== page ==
travel, it has become a deferred destination (a someday
destination).

Africa and the Middle East lag far behind the other global
regions.

These two regions are troubled with war, extreme poverty,
drought, inhospitable climate and security issues.
Priorities in these regions are not with developing tourist
facilities but with basic life necessities.
Statistics that tell the story of global tourist patterns can be found everywhere:
from tourism revenue by world region, to airline arrivals and departures, to the
number of hotel rooms to car rentals.

Study the chart in the hand-out and keep in mind the factors that can affect
global destinations.
                             TOP 25 AIRPORTS FOR TOTAL PASSENGERS, 2005
Rank
City (Airport)
                                           Total Passengers
1
ATLANTA, GA (ATL)
                                              85 907 423
2
CHICAGO, IL (ORD)
                                              76 510 003
3
LONDON (LHR)
                                              67 915 403
4
TOKYO (HND)
                                              63 282 219
5
LOS ANGELES, CA (LAX)
                                              61 489 398
6
DALLAS/FT WORTH AIRPORT, TX (DFW)
                                              59 176 265
7
PARIS (CDG)
                                              53 798 308
8
FRANKFURT (FRA)
                                              52 219 412
9
AMSTERDAM (AMS)
                                              44 163 098
10
LAS VEGAS, NV (LAS)
                                              43 989 982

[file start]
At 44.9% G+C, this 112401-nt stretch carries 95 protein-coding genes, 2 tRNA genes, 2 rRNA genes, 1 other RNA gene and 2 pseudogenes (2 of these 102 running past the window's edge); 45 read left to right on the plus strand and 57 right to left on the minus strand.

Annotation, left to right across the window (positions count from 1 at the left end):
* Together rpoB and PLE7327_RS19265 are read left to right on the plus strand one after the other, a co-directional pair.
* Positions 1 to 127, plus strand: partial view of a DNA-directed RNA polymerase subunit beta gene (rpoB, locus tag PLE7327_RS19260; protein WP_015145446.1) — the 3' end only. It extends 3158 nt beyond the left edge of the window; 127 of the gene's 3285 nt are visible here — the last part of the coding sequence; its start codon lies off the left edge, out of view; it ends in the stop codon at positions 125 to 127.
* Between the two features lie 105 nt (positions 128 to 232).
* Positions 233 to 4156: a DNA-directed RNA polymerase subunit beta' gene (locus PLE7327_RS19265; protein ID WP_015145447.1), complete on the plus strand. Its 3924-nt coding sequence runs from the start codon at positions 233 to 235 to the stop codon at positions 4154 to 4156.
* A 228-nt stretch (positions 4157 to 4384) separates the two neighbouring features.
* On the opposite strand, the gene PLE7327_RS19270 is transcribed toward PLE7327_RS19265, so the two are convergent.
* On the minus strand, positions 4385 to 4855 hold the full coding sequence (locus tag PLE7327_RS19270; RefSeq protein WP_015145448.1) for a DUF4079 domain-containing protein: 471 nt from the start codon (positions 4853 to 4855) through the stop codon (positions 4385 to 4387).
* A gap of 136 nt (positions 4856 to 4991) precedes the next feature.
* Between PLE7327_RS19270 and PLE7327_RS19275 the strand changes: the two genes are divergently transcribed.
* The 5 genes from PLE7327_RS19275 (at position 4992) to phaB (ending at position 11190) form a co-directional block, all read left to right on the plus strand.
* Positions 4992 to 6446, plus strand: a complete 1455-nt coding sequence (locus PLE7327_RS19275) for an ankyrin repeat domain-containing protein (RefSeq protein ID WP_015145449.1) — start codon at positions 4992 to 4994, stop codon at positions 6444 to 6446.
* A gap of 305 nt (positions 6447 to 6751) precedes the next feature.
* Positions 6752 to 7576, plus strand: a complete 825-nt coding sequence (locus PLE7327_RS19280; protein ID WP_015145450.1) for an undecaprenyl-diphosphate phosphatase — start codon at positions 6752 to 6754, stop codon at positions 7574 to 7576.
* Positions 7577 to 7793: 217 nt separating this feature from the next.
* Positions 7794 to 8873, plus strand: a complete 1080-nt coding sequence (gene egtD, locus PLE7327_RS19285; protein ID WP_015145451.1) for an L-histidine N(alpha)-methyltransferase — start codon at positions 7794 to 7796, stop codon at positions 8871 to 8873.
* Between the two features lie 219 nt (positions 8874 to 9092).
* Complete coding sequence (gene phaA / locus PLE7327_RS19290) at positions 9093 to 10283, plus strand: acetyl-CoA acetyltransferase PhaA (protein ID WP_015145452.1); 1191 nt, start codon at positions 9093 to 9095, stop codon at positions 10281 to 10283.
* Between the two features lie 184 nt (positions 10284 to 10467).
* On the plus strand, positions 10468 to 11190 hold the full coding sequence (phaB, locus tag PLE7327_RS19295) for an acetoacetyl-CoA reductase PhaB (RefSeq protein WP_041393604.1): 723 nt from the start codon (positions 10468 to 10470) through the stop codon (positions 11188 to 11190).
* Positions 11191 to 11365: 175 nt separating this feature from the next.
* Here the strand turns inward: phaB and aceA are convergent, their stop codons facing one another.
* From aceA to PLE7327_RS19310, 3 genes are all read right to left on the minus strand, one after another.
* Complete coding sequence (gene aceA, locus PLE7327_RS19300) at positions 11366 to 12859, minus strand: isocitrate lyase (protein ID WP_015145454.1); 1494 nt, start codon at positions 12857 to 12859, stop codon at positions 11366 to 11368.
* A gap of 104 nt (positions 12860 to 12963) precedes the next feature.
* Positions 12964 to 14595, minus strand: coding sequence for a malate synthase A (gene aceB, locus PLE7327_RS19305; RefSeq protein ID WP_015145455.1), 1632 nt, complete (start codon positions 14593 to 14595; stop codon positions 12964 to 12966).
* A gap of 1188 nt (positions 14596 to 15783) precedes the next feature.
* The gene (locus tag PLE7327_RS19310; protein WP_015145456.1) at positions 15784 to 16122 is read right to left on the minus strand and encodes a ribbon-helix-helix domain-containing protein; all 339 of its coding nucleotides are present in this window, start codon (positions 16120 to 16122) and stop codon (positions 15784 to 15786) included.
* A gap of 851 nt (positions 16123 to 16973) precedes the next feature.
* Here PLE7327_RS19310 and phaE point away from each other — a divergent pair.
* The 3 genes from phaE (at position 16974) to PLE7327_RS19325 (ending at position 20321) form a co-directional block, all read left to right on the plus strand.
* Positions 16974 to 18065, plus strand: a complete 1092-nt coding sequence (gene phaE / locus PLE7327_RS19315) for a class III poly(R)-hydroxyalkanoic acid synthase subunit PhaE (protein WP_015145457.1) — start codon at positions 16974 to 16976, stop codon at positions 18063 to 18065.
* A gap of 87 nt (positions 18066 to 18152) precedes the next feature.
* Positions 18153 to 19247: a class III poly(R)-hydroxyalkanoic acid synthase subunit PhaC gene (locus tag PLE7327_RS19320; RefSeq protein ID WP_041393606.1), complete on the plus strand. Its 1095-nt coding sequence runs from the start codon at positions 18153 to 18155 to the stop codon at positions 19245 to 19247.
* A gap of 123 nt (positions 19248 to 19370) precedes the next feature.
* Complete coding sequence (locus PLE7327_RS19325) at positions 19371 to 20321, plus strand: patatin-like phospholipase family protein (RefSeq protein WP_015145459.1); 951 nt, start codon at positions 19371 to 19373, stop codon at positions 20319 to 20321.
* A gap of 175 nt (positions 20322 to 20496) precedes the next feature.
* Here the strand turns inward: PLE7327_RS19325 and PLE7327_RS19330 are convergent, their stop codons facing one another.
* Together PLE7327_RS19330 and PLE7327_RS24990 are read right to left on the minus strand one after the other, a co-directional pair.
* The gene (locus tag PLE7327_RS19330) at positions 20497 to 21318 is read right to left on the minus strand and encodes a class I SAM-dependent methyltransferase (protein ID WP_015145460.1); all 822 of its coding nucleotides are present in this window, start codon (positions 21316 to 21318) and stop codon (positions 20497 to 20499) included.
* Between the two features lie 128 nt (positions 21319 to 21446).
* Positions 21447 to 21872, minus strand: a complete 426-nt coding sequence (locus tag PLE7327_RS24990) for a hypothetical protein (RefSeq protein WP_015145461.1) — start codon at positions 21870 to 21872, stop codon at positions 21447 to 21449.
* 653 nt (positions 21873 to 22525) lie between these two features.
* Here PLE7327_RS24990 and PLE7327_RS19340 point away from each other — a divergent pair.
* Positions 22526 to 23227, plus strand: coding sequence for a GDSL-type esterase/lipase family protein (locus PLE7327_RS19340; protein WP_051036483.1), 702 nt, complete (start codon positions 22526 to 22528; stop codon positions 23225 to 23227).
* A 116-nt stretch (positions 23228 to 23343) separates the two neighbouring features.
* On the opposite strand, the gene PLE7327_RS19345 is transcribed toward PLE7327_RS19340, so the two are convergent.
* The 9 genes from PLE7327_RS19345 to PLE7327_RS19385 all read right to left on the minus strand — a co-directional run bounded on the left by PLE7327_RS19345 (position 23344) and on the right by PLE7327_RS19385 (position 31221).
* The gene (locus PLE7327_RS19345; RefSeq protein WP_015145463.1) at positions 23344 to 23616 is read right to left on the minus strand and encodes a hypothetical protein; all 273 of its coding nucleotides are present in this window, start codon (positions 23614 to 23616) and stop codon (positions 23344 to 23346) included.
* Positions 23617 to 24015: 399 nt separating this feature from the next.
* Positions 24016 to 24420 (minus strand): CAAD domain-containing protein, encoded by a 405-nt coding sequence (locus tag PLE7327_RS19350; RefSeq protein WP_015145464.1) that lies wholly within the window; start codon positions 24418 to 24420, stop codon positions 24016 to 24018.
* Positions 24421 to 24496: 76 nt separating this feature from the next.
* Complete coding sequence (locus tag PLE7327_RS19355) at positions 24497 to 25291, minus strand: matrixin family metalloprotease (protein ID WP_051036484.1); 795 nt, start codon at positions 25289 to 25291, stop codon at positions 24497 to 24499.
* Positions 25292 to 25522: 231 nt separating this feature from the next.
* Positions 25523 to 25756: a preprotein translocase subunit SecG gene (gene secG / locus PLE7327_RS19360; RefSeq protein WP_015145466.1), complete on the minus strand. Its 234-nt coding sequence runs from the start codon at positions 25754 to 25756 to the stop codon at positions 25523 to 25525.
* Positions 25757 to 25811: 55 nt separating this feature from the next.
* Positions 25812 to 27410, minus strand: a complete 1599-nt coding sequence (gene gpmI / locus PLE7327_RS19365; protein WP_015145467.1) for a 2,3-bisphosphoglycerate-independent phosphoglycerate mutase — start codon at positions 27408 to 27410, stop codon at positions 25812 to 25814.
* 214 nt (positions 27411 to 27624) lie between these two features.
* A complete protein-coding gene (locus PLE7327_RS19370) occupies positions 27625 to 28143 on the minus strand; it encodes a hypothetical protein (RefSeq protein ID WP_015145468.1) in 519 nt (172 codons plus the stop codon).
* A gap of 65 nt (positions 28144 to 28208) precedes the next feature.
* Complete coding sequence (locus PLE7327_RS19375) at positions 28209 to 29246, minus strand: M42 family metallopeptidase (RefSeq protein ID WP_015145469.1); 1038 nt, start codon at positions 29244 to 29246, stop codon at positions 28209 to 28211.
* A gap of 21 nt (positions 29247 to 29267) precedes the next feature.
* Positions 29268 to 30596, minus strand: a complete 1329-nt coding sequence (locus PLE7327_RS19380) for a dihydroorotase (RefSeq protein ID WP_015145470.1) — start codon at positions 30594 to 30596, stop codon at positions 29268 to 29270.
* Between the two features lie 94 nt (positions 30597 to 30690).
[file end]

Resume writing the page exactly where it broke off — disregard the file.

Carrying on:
11
DENVER, COLORADO (DEN)
                                              43 387 513
12
MADRID (MAD)
                                              41 940 059
13
NEW YORK, NY (JFK)
                                              41 885 104
14
PHOENIX, ARIZONA (PHX)
                                              41 213 754
15
BEIJING (PEK)
                                              41 004 008
16
HONG KONG, CHINA (HKG)
                                              40 269 847
       1.    Using the information from the hand-out, group
the airports into the five global tourist regions of Americas,
Europe, Asia and the Pacific, Middle East, Africa.

     2.     Calculate the total number of passengers for
each global region.

      3.    Calculate the percentage for each region and
create a pie graph using computer software to show your
results. Remember to properly label your pie chart.
1. Which region has the greatest number of airports? What factors could contribute to
this?

2. Which region has the least number of airports? What factors could contribute to this?

3. How can the least represented region increase passenger traffic to their regions?

4. Why can statistics like the above be misleading about the total number of tourists to
a particular region?

5. Predict in 10 years what regions will have the most passengers? Least? Explain your